The first time people don the new HoloLens 2 on their heads, the device automatically gets to know them: It measures everything from the precise shape of their hands to the exact distance between their eyes.
The artificial intelligence research and development that enabled those capabilities “was astonishingly complicated” but essential to making the experience of using the device “instinctual,” said Jamie Shotton, a partner scientist who leads the HoloLens science team in Cambridge, United Kingdom.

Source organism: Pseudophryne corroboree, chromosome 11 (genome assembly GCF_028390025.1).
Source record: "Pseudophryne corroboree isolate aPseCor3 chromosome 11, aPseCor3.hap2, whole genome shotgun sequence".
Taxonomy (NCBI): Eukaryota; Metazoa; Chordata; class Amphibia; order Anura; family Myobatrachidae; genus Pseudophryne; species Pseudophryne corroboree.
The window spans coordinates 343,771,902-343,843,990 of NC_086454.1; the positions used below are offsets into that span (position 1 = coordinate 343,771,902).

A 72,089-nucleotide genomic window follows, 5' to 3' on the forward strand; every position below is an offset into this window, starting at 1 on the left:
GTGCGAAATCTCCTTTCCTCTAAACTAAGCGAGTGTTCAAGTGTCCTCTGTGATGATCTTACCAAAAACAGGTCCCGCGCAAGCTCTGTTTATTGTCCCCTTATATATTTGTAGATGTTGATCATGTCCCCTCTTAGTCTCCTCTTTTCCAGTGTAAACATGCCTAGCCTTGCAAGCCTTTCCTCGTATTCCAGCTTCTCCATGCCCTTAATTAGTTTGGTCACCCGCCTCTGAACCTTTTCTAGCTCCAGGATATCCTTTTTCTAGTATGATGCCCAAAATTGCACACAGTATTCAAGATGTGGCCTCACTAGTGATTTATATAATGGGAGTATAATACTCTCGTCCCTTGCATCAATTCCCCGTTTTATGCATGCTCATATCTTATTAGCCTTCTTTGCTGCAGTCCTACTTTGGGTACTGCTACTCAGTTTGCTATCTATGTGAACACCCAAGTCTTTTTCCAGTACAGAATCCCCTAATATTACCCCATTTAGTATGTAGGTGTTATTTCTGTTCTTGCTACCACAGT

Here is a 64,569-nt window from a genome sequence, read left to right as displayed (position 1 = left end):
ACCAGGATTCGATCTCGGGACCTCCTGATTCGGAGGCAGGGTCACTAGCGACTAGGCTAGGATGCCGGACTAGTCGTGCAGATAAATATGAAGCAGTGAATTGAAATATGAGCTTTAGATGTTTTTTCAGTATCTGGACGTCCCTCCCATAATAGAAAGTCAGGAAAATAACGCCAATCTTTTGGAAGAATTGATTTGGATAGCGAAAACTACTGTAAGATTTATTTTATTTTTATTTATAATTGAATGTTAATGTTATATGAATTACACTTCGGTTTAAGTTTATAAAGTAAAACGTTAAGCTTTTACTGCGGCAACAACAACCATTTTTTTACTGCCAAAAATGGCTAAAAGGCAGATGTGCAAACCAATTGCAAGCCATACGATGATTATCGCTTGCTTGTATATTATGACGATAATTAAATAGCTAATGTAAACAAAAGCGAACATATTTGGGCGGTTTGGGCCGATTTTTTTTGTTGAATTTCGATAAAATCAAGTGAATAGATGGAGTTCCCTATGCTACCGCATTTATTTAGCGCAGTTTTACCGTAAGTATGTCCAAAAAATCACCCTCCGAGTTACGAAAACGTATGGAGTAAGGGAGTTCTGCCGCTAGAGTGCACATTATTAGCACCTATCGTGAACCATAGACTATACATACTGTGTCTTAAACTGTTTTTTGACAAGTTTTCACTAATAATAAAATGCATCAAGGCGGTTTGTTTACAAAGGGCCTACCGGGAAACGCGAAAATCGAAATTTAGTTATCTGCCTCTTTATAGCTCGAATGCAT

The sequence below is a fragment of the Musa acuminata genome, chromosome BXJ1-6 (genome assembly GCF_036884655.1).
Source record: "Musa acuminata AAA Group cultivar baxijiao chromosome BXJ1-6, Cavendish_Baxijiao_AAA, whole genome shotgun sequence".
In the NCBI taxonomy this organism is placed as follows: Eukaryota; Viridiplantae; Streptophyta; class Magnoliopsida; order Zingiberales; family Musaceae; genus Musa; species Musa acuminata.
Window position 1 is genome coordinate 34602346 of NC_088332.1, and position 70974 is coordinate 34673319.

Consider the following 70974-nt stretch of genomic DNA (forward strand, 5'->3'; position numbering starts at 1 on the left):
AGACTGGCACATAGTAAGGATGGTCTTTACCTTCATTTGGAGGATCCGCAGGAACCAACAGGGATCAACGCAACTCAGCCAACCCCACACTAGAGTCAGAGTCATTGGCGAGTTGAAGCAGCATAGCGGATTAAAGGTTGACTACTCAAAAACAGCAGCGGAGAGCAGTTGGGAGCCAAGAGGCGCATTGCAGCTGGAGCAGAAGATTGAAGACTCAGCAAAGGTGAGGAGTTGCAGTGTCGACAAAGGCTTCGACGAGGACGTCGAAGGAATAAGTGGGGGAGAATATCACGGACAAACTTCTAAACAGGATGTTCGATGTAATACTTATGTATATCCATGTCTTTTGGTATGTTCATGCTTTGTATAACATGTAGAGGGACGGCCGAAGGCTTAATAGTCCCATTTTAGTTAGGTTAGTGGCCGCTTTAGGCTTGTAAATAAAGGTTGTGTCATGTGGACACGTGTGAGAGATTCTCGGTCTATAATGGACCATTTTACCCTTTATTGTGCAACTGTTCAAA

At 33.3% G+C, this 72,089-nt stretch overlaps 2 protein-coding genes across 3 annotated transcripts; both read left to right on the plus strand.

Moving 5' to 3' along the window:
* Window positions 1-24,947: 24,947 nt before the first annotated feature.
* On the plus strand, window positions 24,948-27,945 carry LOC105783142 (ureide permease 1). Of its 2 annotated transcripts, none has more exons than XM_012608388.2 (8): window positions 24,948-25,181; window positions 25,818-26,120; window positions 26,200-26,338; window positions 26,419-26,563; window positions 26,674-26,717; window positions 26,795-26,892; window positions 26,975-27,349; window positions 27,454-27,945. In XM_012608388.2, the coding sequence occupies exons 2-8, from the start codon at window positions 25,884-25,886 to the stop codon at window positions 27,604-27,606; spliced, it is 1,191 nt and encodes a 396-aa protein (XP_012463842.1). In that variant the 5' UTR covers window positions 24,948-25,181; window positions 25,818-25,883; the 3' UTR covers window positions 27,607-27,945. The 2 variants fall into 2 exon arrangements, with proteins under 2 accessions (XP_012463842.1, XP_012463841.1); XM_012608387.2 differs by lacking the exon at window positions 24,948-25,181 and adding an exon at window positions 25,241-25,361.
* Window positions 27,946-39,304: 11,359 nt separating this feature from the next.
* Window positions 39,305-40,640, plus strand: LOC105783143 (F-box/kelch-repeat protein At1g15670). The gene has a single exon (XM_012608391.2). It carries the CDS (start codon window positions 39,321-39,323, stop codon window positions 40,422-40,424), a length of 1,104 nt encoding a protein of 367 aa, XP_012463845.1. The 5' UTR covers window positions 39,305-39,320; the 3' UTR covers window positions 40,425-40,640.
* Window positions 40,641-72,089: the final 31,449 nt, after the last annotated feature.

“We want you to know how to use HoloLens without having to be taught how to use it,” he said. “We know how to interact with things in the real, physical world: We pick things up, we press buttons, we point to things. We aim, as far as possible, to translate that directly into mixed reality.”
Microsoft today announced the HoloLens2 is now shipping to customers. The sensor-packed holographic computing headset uses AI to displace space and time, creating a mixed reality of people, places and things in order to facilitate one of our most basic human impulses: exchanging knowledge.